Japanese-Americans and Muslims in particular share another touchstone experience: a major attack on U.S. soil to which their community was ascribed collective blame. Following the 1941 bombing of Pearl Harbor and the entry of the United States into World War II, Japanese-Americans were subjected to an unprecedented degree of hostility and scrutiny, particularly by mainstream media figures. “After Pearl Harbor, Japanese-Americans not only saw their travel restricted, but they came to be viewed by many Americans as an advance guard for a hostile power,” Lee said. “There were allegations throughout the media that they represented a fifth column in American society, and that ultimately their allegiance would lie with the Japanese Emperor instead of the United States.”
Nationally syndicated newspaper pundits played a key role in the campaign for punitive measures against Japanese-Americans, including internment. In the Washington Post, popular syndicated columnist Westbrook Pegler wrote in favor of mass internment of Japanese-Americans on the West Coast, declaring, “To hell with habeas corpus until the danger is over.” Some were even more frank in their racist attitudes; syndicated columnist Henry Mclemore wrote at the time that “If making one million innocent Japanese uncomfortable would prevent one scheming Japanese from costing the life of one American boy, then let the million innocents suffer.”
Despite government intelligence reports into the Japanese-American community that concluded there was “no Japanese problem,” and that indeed many were “pathetically eager” to show their loyalty to the United States, on February 19, 1942, President Franklin Roosevelt signed Executive Order 9066, the authorization for mass internment. Right up to the time the order was signed, the media campaign against the Japanese community continued, with the Washington Post publishing a now-infamous editorial by columnist Walter Lippmann describing Japanese-Americans as “The Fifth Column on the Coast.”
Decades later, a congressional study commissioned to look into the internment order said that the decision had been undertaken not for legitimate security reasons, but rather as a result of ”racial prejudice, war hysteria and failure of political leadership.” Indeed, a key part of this wartime hysteria was the role media demagogues played in engendering an atmosphere of distrust and hate toward Japanese-Americans, despite government determinations that they were broadly innocent of the dual-loyalty charges leveled against them.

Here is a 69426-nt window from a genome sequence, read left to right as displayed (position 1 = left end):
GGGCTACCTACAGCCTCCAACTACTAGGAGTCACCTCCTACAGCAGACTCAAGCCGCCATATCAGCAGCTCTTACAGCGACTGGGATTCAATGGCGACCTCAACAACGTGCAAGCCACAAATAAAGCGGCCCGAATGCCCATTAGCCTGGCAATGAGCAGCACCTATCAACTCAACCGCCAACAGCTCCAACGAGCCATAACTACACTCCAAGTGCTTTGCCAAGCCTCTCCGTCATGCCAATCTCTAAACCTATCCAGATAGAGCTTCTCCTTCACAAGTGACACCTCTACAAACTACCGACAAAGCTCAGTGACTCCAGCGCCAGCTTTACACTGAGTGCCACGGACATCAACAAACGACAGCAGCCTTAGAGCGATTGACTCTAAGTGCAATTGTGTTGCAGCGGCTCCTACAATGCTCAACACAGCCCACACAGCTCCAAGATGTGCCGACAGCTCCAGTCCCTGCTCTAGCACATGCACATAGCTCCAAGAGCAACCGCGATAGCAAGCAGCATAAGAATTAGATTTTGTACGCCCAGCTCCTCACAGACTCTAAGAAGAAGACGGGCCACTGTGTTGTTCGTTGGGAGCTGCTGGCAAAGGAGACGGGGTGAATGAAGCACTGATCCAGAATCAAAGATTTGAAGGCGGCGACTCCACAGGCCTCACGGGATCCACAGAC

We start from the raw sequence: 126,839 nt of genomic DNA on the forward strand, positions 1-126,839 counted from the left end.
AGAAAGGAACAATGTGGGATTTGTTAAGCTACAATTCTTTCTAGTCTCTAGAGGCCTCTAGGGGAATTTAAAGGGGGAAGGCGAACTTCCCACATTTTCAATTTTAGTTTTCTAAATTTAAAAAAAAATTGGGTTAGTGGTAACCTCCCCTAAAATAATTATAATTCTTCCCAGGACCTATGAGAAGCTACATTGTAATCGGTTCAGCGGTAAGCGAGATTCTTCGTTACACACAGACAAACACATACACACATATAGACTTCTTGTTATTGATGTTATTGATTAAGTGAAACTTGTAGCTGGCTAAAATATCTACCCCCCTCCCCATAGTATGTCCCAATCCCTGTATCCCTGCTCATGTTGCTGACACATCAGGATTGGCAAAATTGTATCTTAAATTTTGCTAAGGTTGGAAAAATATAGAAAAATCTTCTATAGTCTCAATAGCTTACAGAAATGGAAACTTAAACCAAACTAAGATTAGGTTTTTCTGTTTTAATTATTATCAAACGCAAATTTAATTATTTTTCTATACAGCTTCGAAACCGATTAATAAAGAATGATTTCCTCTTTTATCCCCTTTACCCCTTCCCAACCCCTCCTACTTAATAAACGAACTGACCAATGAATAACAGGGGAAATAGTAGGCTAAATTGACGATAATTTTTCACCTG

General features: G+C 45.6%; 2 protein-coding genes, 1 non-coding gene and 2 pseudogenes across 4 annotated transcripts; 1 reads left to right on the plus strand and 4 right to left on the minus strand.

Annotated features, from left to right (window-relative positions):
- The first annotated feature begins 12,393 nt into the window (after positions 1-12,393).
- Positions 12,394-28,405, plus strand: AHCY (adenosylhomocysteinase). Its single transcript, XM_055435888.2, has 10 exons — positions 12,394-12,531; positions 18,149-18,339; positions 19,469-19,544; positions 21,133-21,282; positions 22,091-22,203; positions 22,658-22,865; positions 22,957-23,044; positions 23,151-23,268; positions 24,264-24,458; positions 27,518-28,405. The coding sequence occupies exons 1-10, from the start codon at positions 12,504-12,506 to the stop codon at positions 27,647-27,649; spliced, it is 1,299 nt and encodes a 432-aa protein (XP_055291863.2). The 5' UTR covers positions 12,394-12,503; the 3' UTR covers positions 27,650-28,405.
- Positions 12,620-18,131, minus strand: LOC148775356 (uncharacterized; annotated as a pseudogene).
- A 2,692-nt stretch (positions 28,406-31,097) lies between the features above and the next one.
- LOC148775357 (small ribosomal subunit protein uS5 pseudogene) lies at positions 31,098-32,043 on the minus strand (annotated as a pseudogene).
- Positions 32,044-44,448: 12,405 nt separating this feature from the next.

Given the depressingly negative sentiment that exists today in much of the popular discourse against Muslims, many see parallels with the shameful period of anti-Asian bigotry in the United States that culminated in racist policies like the exclusion laws and mass detention. This week, a group of 4,600 educators from across the country published an open letter in the New York Times speaking out against anti-Muslim bigotry. The letter cited the history of racist policies and anti-immigrant policies in the United States, specifically mentioning Japanese internment, while warning that “we could head down a similarly dark path today.”
“There have been similarly xenophobic sentiments in this country in the past, including about Asian and Jewish immigrants, but what is remarkable today is the increasing intensity of it as it focuses upon Muslims as a group,” said Melanie Nezer, vice president of policy and advocacy at HIAS (formerly known as the Hebrew Immigrant Aid Society). “If the goal of this kind of anti-refugee, anti-immigrant, and anti-Muslim rhetoric is to achieve security, it certainly doesn’t accomplish that. What it does is inflame fears, and it has the potential to incite violence against people living peacefully in this country.”
Correction: An earlier version of this story gave an incorrect year for the bombing of Pearl Harbor.